Tuesday, May 16, 2023

Courtly Love

"Courtly love" is the phrase used to describe a set of "rules" expressed in medieval literature about the relationship of a man (usually a knight) with a woman (usually a noblewoman). First appearing in continental French stories, it became (for some) a way to conduct oneself in a relationship, especially one outside of marriage.

First, a few facts. The phrase "courtly love," the English translation of the French amour courtois, was not routinely used until the late 19th century (introduced by a French philologist). (To be fair, the phrase cortez amors appears in a single Provençal poem in the 12th century.) C.S.Lewis in The Allegory of Love defined it as "love of a highly specialized sort, whose characteristics may be enumerated as Humility, Courtesy, Adultery, and the Religion of Love."

Also, the focus of the practice was not so much about the behavior of the knight as the privilege of the woman. Eleanor of Aquitaine is credited with bringing the courtly love ideals from her home to England when she married Henry II. Eleanor's daughter Marie, Countess of Champagne (by Eleanor's first husband, Louis VII), spread it to the court of Champagne. Troubadours popularized the ideas in their poems and songs.

Courtly love was expressed as a form of feudalism, where the man acts as a vassal of the lady. Addressing her in poetry as his "lord" served two purposes: it showed his willingness to serve, and it hid the lady's name. Courtly love was often a secret love, because it was adulterous: the lover pined for the love of a highborn lady who was often married to his real feudal lord. This "forbidden love" did not stop him from expressing g the utmost courtesy and humility toward her.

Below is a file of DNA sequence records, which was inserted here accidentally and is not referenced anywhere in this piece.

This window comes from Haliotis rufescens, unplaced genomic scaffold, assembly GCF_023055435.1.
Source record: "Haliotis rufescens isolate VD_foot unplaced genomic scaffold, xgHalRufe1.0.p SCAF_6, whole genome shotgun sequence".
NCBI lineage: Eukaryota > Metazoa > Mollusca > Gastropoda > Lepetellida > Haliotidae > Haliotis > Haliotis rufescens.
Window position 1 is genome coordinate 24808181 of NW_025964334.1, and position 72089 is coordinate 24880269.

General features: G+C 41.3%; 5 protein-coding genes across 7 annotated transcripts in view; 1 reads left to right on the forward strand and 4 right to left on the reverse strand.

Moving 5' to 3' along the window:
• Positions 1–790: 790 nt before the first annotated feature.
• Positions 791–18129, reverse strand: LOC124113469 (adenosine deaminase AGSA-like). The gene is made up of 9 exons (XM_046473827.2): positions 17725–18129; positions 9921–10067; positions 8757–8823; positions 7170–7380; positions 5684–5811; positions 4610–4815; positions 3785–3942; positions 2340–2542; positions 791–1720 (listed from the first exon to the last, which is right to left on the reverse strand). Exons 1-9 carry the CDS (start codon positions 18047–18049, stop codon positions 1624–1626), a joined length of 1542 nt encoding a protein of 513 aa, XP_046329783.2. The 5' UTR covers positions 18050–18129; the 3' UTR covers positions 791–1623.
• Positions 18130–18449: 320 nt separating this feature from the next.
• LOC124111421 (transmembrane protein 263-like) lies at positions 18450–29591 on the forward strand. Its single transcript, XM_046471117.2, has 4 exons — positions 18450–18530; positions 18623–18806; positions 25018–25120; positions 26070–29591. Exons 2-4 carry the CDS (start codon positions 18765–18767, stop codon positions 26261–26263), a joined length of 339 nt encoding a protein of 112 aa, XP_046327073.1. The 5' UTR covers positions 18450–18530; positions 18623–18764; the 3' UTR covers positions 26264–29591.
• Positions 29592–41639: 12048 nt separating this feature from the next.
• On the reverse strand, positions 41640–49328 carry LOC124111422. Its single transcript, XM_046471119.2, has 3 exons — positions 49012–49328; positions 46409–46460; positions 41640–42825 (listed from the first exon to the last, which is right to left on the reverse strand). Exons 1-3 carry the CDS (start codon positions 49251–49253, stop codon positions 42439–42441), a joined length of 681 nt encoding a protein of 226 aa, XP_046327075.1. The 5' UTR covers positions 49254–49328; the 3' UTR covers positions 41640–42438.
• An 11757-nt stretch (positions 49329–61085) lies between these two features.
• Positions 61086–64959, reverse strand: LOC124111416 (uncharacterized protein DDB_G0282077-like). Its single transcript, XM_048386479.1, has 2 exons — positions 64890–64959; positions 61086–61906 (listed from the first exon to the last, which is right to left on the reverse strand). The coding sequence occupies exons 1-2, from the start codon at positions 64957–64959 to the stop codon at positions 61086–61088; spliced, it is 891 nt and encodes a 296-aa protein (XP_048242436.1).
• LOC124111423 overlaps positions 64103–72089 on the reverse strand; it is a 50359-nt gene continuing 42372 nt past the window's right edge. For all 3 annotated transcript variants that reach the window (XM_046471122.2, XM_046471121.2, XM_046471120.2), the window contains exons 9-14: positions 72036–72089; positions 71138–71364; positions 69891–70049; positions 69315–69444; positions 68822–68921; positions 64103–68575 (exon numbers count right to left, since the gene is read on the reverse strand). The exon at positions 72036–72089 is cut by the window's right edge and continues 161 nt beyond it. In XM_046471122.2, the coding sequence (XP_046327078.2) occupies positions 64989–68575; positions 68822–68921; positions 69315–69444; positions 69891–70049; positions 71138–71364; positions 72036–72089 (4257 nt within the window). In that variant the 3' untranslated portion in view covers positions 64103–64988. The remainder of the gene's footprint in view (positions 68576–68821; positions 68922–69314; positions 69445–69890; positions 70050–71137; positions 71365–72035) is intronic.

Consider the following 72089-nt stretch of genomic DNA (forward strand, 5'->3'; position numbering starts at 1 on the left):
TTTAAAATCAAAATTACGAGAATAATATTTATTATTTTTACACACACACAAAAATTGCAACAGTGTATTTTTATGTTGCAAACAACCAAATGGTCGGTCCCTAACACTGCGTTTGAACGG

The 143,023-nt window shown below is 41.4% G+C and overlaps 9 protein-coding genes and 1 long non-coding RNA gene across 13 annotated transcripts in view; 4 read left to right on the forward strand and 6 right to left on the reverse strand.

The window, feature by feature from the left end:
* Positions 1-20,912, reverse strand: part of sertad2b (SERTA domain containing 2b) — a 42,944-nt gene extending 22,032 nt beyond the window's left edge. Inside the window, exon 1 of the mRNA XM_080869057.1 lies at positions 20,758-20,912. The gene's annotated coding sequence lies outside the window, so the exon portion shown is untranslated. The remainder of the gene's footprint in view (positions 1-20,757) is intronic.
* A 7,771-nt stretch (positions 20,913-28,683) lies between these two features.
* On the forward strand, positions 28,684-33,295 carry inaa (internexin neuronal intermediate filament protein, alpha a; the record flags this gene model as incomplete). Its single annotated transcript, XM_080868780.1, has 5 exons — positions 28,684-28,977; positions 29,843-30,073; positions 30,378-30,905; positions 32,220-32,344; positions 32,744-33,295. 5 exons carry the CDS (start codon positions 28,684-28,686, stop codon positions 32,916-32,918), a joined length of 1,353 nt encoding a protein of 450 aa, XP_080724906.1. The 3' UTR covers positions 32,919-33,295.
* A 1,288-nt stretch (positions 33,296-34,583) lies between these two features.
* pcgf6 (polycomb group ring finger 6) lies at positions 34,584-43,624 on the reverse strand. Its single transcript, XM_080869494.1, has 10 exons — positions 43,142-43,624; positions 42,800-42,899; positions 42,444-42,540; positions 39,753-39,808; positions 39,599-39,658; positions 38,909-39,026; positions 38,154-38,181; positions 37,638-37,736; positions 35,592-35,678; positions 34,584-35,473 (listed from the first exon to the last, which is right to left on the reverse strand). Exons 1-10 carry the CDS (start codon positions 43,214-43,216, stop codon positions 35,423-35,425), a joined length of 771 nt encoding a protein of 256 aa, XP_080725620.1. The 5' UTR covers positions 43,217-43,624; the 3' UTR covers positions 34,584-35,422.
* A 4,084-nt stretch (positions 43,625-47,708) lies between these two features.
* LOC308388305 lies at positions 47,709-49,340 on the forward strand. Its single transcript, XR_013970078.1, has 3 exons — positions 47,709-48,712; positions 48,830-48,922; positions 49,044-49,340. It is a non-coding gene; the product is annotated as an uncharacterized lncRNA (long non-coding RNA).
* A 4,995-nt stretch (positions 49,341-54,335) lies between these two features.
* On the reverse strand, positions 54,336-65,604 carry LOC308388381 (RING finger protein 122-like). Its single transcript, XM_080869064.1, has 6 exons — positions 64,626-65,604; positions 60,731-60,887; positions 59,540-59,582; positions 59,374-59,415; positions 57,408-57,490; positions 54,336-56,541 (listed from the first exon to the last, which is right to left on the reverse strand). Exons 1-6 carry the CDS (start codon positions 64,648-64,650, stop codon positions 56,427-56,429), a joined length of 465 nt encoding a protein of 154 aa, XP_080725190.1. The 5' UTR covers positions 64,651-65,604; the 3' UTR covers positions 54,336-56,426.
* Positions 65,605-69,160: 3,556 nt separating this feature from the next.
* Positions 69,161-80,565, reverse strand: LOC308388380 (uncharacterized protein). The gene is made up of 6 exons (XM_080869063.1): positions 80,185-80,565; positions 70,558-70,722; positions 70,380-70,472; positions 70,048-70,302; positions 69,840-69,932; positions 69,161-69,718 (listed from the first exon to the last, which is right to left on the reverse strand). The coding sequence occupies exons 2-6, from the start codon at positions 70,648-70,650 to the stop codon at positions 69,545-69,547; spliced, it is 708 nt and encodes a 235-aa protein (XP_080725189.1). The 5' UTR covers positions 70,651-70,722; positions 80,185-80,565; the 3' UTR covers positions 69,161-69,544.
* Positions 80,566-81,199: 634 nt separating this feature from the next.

Many noble marriages were political arrangements rather than loving unions, and given the daily lives of many noble couples, who hardly spent time together, there were opportunities to see the lady without her husband present, although the presence of ladies-in-waiting precluded consummating physical love.

Andreas Capellanus in the late 12th century wrote De amore ("Concerning Love"), also known as De arte honeste amandi ("The Art of Loving Virtuously"). In it he lists several rules that became entwined with the courtly love idea:

1. Marriage is no real excuse for not loving.
6. Boys do not love until they arrive at the age of maturity.
8. No one should be deprived of love without the very best of reasons.
13. When made public love rarely endures.
14. The easy attainment of love makes it of little value; difficulty of attainment makes it prized.
20. A man in love is always apprehensive.
30. A true lover is constantly and without intermission possessed by the thought of his beloved.

Was this a real practice in anyone's life? Did real people engage in these "poetic" affairs (sexuality rarely comes into the subject of courtly love)? Hard to say, although it seems entwined with some of the very real chivalric ideals that were expected behavior on the part of the knight.

That single instance of cortez amors I mentioned was by a poet named Peire d'Alvernhe, who was prolific enough in his time and obscure enough in ours that he is a perfect subject for this blog...next time.

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